If you want to climb both peaks but don't want to do it on the same day, there is one guesthouse we know of in Jingtong run by the Wang family. It's outside town, follow the road past the old Japanese teahouse restaurant and turn right, the guesthouse is on the left. It's next to the site of the first mine (coal or gold, I forget) opened by the Japanese. Their two black Formosan dogs, Da Wang and Xiao Wang, are very friendly. They have two rooms and are not cheap at $1600 kuai a night (the rooms are quite nice though), which includes free Taiwanese breakfast on the patio.

3.) Dutiful Son Mountain (Xiaozishan, which I'm too lazy to key into my bopomofo keyboard)

Joseph at the rocky precipice near the final climb to Xiaozishan's peak

Xiaozishan is a beauty - and the craziest part of that beauty is that nobody seems to know it's there except for the Taipei Day Trips guy, and one old guy in Pingxi who likes to take pictures of it.

It's not a hard climb, easily done in half a day or less. The top is a jagged pinnacle of rock - literally a pinnacle - like something out of a Road Runner cartoon - accessible only because of a system of carved steps, metal handles and ropes. Most of it was put in by one of Chiang Kai-shek's old bodyguards as a hobby. There are two ways up - one will probably kill you and the other probably won't. Just in case it does, however, there are lots of statues of Guanyin and other deities to make sure your mangled corpse is watched over by the right folks and your soul goes to the right place:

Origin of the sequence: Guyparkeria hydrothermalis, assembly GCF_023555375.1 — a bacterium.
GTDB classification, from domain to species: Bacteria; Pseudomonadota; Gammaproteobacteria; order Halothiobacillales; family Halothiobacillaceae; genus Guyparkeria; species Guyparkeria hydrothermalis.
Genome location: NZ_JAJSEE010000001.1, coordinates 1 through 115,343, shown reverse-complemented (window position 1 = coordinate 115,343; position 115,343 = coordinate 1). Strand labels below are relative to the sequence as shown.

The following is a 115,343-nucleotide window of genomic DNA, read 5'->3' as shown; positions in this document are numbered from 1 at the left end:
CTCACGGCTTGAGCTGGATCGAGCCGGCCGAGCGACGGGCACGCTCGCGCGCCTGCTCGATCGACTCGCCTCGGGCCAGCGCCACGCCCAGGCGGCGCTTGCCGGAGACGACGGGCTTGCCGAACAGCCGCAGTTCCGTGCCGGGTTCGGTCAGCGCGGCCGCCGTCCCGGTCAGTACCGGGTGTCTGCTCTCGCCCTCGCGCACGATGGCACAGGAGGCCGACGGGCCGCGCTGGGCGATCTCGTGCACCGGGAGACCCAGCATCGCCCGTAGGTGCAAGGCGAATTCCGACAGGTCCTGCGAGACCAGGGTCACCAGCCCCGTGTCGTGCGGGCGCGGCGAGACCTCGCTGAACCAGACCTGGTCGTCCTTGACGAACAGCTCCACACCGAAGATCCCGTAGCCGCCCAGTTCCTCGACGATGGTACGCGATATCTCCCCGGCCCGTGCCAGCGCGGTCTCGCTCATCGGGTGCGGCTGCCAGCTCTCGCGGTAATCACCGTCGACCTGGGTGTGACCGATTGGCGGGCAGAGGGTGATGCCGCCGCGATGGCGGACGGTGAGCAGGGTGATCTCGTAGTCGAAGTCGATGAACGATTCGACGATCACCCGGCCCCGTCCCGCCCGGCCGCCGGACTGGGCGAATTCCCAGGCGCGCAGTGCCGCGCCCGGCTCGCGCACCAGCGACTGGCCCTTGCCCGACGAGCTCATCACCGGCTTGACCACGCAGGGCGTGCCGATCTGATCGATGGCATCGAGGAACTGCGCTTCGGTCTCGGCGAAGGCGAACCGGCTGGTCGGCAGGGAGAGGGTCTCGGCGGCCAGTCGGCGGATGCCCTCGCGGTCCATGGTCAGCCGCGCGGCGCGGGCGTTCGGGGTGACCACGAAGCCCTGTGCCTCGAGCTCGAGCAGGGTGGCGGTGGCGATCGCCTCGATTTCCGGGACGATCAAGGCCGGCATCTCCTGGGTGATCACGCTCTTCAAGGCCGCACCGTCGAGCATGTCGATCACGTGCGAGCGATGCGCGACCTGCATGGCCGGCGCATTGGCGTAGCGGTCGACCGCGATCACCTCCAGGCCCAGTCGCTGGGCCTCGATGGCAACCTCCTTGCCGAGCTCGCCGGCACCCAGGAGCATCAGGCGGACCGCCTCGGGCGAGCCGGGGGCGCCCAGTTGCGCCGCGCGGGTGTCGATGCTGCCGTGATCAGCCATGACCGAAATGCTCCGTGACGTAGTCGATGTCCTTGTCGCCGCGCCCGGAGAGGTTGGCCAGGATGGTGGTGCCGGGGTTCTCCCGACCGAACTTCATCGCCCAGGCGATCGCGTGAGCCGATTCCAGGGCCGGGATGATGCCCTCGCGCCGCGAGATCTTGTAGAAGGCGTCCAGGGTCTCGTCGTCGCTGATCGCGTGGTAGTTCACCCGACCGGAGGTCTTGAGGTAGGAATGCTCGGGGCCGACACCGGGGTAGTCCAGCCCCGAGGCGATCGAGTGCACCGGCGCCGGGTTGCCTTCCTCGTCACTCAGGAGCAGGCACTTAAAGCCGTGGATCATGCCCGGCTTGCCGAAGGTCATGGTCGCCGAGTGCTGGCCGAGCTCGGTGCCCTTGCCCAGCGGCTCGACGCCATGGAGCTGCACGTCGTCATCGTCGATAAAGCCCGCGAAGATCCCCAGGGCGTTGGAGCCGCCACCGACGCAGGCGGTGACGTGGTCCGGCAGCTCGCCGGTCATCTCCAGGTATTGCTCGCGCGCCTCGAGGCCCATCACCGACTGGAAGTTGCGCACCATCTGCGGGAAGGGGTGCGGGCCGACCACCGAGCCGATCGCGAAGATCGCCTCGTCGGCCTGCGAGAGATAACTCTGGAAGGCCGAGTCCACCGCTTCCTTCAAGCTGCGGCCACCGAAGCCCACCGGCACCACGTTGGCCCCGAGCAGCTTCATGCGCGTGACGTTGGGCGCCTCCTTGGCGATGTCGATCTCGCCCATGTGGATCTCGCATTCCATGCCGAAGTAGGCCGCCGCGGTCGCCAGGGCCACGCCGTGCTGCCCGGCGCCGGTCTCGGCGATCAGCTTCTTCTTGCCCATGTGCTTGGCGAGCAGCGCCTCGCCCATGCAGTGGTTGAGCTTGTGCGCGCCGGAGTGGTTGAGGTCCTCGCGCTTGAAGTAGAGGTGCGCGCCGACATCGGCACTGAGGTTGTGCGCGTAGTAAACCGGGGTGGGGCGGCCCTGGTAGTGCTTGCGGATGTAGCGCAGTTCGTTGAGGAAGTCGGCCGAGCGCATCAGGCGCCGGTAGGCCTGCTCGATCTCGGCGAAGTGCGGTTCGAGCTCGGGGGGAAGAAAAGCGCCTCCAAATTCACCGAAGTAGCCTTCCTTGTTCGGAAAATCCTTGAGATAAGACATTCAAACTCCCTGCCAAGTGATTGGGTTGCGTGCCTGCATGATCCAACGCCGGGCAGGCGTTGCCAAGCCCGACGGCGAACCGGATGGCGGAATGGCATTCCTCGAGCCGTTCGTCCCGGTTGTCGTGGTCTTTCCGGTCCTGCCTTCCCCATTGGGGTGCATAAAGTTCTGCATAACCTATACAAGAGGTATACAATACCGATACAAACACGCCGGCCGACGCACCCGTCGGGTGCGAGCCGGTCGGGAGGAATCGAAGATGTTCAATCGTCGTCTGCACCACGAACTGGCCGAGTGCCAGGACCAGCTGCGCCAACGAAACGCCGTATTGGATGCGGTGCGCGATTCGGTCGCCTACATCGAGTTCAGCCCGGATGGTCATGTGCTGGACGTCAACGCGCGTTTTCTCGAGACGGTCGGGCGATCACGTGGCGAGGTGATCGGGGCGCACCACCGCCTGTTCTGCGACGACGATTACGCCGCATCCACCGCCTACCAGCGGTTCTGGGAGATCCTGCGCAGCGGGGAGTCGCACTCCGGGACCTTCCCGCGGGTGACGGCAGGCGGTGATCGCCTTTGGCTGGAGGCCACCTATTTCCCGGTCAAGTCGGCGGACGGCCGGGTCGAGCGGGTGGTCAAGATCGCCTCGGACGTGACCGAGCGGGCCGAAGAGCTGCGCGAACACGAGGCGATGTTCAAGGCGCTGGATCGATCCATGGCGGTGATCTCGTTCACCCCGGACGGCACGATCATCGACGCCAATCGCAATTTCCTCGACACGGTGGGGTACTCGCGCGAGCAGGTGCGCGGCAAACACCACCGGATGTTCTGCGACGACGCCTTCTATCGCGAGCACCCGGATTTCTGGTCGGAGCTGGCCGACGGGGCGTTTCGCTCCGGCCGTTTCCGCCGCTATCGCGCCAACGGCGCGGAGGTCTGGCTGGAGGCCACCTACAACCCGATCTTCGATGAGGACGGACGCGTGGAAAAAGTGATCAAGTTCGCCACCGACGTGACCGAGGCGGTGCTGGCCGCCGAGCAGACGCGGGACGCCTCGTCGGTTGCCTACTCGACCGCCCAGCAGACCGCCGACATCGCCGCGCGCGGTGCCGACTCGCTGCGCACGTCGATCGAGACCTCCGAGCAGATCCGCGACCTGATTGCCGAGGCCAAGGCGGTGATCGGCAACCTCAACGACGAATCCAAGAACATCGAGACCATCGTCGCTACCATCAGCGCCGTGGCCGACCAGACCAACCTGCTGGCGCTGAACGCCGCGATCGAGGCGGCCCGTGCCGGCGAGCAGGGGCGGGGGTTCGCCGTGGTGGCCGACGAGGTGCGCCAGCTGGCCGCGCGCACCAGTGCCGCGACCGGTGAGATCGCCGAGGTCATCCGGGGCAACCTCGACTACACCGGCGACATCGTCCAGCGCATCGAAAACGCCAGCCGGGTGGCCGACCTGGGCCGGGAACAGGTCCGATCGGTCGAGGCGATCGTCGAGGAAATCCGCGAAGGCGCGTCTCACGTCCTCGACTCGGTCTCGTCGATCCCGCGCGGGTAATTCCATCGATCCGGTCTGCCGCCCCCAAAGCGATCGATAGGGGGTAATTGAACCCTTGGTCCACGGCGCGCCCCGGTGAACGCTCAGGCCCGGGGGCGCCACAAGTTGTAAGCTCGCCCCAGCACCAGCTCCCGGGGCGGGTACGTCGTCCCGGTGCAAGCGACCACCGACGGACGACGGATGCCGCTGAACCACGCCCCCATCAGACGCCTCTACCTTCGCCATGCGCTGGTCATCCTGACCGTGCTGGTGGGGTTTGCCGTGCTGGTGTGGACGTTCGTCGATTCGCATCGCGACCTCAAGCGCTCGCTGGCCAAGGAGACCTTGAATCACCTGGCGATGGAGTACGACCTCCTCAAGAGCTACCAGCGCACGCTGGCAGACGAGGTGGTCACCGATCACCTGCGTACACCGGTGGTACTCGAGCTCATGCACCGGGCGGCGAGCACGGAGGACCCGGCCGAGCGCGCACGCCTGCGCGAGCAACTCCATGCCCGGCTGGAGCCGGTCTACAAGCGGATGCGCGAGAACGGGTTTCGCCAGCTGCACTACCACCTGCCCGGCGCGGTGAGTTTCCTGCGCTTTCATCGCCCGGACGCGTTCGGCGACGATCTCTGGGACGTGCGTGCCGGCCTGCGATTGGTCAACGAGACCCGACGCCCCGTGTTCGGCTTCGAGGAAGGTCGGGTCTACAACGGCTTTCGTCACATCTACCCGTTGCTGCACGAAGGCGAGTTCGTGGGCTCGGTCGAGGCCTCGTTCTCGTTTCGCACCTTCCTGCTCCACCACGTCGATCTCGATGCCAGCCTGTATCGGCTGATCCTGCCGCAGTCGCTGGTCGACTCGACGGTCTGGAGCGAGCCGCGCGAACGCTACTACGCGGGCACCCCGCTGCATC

Just in case you die, the gods are right there, ready to help a brutha out.

The other plus is the gorgeous view of other jagged, stunted, pinnacled and cut-up peaks in the area, framing the skyline. It's especially compelling on a misty day, though I wouldn't attempt this in the rain (we did, but we're dumb).

To get there, take the bus or train to Pingxi. From Pingxi town, go to the Pingxi-Muzha road and turn left (across the street from the creek). There is a sign for Ruifang and just after that, a small bit of stone steps next to a tiny waterfall. Walk up this to a giant temple with a friendly, fat white cat and a monk who loves to feed people sweet potatoes, and after that hang a left. You'll find yourself in a clearing with several trail options. To the left is Xiaozishan. To the left is Cimushan (Loving Mother Mountain).

Earlier on (towards Muzha) there is another entryway if you are driving, turn right just before Pingxi town and you'll find yourself at a convenient trailhead where five trails converge.

4.) Loving Mother Mountain (Cimushan)

That one's next. Trailhead is right next to the one for Dutiful Son.